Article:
Zoning, Thornhill, bylaw officers, and budget participation surface in Terrace council chambers

Highlights from last week's regular Terrace city council meeting

Terrace city council Jan. 12 approved the rezoning of this property – the old Kerby property on the top of Lanfear Hill which was sold to a numbered company from Vancouver last year.

Property rezoned

City Council passed first and second reading of a bylaw to amend the Zoning of the old Kerby property at the top of Lanfear Hill from R1 to R3, and first and second reading of a bylaw to designate the property as a multi-family development permit area.

Prior to the third reading and adoption, there will be a public hearing regarding the proposed bylaw amendments and a public notice will be sent out when the hearing date is set.

A numbered company from Vancouver purchased the property of 5.28 acres last fall for $1.28 million, not far off the original asking price of $1.5 million. The company has plans to build up to 70 housing units on the property.

At the same time, council is considering asking for a vehicle and pedestrian flow study on Lanfear Hill as part of the development permit process.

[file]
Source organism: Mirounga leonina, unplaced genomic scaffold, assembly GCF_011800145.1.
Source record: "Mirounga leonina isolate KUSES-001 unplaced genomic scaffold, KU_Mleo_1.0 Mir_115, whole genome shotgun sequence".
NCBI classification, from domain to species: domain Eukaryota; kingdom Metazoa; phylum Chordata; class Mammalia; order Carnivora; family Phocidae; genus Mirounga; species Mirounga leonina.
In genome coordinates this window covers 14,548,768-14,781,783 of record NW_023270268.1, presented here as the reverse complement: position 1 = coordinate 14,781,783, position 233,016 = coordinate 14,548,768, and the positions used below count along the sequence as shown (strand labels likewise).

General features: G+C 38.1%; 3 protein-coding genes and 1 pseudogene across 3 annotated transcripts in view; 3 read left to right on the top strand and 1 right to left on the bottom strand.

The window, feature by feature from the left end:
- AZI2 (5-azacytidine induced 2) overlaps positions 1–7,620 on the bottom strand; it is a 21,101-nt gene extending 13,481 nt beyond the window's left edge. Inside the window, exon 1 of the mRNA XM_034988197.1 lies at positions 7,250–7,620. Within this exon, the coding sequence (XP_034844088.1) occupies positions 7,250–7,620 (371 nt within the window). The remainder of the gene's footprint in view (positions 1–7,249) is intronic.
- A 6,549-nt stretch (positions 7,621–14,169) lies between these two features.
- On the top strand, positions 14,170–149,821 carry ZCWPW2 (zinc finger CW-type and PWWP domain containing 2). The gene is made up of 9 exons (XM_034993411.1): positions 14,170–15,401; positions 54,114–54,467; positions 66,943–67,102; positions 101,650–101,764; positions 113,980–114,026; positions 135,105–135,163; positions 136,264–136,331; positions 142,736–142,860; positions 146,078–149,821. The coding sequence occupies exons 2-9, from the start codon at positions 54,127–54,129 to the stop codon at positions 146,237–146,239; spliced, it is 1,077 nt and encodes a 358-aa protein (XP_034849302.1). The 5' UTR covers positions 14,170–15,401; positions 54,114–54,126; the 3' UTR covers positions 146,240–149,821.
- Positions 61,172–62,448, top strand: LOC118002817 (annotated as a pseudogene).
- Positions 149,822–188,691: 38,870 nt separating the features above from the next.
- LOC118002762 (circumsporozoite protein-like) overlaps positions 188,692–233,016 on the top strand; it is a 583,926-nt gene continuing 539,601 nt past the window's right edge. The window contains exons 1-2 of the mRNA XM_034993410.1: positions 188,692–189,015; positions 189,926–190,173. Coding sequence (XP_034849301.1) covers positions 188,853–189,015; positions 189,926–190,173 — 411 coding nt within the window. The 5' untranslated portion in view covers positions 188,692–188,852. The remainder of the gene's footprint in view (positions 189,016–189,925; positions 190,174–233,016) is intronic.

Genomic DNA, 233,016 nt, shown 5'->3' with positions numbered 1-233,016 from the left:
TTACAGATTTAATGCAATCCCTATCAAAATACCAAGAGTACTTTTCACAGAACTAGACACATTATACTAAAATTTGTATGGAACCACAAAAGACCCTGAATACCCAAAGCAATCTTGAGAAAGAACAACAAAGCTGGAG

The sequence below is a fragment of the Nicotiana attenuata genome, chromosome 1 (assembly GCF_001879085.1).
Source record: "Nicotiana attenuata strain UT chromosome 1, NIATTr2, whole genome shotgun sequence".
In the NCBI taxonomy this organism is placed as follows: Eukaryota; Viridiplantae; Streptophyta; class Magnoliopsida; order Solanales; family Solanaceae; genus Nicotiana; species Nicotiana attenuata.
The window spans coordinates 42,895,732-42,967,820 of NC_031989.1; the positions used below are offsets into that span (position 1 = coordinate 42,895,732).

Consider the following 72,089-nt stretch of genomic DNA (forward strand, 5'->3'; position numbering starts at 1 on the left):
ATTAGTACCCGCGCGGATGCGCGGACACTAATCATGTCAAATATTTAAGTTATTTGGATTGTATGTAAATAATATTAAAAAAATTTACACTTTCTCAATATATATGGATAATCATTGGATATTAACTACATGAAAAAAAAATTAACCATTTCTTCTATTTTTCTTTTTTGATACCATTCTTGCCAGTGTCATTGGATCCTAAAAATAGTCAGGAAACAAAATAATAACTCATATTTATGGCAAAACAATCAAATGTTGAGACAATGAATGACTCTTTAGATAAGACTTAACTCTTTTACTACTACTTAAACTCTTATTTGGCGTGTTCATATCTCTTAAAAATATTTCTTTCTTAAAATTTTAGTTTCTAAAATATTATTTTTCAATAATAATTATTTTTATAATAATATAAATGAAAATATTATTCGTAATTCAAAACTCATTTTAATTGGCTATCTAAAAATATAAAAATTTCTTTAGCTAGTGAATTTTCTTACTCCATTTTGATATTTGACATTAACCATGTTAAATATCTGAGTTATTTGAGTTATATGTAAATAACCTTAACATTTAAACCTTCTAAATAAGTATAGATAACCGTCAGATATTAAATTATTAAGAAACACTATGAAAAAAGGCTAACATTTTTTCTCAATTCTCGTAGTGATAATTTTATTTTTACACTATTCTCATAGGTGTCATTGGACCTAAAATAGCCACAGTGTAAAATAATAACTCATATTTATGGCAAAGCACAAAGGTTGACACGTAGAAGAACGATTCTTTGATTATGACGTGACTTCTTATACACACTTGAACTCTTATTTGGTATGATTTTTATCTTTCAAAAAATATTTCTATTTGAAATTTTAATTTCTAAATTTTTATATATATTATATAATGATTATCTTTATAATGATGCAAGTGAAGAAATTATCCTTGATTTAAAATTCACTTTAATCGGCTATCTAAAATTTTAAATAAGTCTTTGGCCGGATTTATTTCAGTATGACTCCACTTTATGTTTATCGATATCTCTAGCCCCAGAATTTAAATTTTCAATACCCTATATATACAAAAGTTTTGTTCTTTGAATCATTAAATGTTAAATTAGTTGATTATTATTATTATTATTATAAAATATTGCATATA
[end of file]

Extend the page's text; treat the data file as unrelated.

Thornhill clarification

A previous council resolution to have the city not interfere as the rural community of Thornhill decides how it wants to be governed also surfaced Jan. 12.

Councillors Brian Downie and Sean Bujtas, who voted against the motion when it was introduced last month over worries it would prevent the city from determining how any change in how Thornhill is governed would affect Terrace, asked for clarification on what the word “interfere” as contained in the resolution actually means. Council and staff decided that some participation was okay if requested. Thornhill now comes under the jurisdiction of the Kitimat-Stikine regional district and incorporation is now being considered.

Participation

And Councillor Stacey Tyers said at the same meeting that she will introduce a plan later this year for residents to have a greater say in setting city budgets.

She wants the plan in place in time for the 2016 budget deliberations.

Bylaw officer pencilled in

A full time bylaw officer’s position would cost more than $100,000, say city officials as council grapples with setting the 2015 municipal budget.

“The amount that will be provided to council for their consideration during the budget process is $88,000 per year for wages and benefits and one-time costs of $24,500 for a vehicle and office equipment,” said city administrator Heather Avison.

Budget trimming years ago cut the position back to half time but there have been renewed calls for more by-law enforcement. One issue is the lack of enforcement when it comes to people parking in spaces designated for those who have mobility problems.

 

This story has been changed. The original story incorrectly indicated that city council had approved the rezoning of the property at the top of Lanfear Hill.

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